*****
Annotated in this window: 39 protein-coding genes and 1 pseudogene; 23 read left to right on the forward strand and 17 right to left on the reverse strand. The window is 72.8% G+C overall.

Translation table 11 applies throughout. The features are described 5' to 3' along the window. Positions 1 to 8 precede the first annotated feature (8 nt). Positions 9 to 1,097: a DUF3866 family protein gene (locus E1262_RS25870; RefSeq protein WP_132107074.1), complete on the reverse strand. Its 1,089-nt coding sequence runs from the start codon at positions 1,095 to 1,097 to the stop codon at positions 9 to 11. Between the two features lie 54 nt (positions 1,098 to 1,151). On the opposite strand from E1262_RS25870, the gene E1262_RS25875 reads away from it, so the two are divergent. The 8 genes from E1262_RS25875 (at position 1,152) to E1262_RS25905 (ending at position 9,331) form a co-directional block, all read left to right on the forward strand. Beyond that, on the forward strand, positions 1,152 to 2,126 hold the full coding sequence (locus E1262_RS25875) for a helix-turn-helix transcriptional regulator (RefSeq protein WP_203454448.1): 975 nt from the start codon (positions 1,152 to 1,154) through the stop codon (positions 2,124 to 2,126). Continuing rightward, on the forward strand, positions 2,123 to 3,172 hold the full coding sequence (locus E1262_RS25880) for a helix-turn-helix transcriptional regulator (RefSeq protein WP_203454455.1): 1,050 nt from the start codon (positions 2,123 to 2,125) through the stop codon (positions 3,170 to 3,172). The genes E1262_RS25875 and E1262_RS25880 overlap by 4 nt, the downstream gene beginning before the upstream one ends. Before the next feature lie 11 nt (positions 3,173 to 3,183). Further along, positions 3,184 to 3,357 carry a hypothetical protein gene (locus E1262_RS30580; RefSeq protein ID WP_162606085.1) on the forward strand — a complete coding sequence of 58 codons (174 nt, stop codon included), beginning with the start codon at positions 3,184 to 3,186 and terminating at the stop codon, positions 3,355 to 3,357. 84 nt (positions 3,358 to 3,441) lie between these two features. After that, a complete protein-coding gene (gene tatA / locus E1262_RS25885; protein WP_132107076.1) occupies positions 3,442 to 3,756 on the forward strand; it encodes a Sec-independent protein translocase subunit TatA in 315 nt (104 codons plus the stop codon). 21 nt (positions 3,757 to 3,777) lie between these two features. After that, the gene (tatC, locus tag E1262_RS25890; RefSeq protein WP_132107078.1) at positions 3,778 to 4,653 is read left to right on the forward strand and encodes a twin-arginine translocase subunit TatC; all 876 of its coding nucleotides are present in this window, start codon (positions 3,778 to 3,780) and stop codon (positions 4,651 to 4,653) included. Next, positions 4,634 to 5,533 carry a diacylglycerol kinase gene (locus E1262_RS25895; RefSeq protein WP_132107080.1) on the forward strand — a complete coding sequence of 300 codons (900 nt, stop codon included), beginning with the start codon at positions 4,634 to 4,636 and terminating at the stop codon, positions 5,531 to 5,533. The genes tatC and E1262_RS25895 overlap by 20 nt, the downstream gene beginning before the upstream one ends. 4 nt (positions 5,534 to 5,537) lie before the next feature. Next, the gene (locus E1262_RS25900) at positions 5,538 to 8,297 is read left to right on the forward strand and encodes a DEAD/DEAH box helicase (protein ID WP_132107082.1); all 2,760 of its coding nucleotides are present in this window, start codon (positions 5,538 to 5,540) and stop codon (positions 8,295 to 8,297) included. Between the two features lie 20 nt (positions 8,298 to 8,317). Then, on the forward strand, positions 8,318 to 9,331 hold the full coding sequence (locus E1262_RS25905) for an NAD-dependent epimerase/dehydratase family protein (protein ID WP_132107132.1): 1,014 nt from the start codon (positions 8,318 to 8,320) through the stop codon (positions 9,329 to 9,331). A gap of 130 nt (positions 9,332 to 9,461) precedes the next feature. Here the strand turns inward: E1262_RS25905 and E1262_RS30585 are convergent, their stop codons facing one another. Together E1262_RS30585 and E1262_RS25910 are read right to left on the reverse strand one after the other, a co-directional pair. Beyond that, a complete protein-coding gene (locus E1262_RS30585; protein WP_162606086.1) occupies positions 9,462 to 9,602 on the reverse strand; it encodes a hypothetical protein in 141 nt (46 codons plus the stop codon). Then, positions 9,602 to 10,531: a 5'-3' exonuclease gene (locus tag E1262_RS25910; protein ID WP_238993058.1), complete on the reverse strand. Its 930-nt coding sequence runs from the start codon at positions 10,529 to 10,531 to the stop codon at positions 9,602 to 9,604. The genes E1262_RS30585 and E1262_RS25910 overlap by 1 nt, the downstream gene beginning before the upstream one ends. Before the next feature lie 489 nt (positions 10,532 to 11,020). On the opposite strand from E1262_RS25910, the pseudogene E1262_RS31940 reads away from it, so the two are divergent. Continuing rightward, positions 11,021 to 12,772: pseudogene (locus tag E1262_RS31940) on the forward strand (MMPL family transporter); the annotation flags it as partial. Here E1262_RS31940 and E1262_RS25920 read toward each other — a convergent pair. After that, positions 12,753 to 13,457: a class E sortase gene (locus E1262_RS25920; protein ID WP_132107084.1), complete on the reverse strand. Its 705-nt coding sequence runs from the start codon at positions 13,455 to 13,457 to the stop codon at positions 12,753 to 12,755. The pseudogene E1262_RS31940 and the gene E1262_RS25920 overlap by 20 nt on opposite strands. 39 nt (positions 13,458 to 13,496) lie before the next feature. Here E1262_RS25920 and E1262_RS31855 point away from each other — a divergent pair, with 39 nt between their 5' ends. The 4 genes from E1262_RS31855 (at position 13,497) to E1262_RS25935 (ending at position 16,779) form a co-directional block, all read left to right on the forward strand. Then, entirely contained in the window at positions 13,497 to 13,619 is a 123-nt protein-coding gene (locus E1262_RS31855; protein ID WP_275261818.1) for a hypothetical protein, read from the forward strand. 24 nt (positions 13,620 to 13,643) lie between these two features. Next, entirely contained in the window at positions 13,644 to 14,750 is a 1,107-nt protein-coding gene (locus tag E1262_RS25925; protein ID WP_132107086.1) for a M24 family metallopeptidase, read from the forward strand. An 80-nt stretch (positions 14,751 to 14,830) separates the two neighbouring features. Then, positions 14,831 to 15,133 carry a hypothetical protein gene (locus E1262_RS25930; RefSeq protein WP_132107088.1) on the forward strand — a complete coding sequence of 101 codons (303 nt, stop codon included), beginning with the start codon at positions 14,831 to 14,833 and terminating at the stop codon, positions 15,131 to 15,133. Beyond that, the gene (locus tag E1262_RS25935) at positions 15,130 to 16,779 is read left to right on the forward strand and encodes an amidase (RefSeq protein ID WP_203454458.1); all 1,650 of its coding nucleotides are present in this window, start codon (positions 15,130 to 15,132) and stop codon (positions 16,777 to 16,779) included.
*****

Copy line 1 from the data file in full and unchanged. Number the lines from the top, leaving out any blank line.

Annotated in this window: 39 protein-coding genes and 1 pseudogene; 23 read left to right on the forward strand and 17 right to left on the reverse strand. The window is 72.8% G+C overall.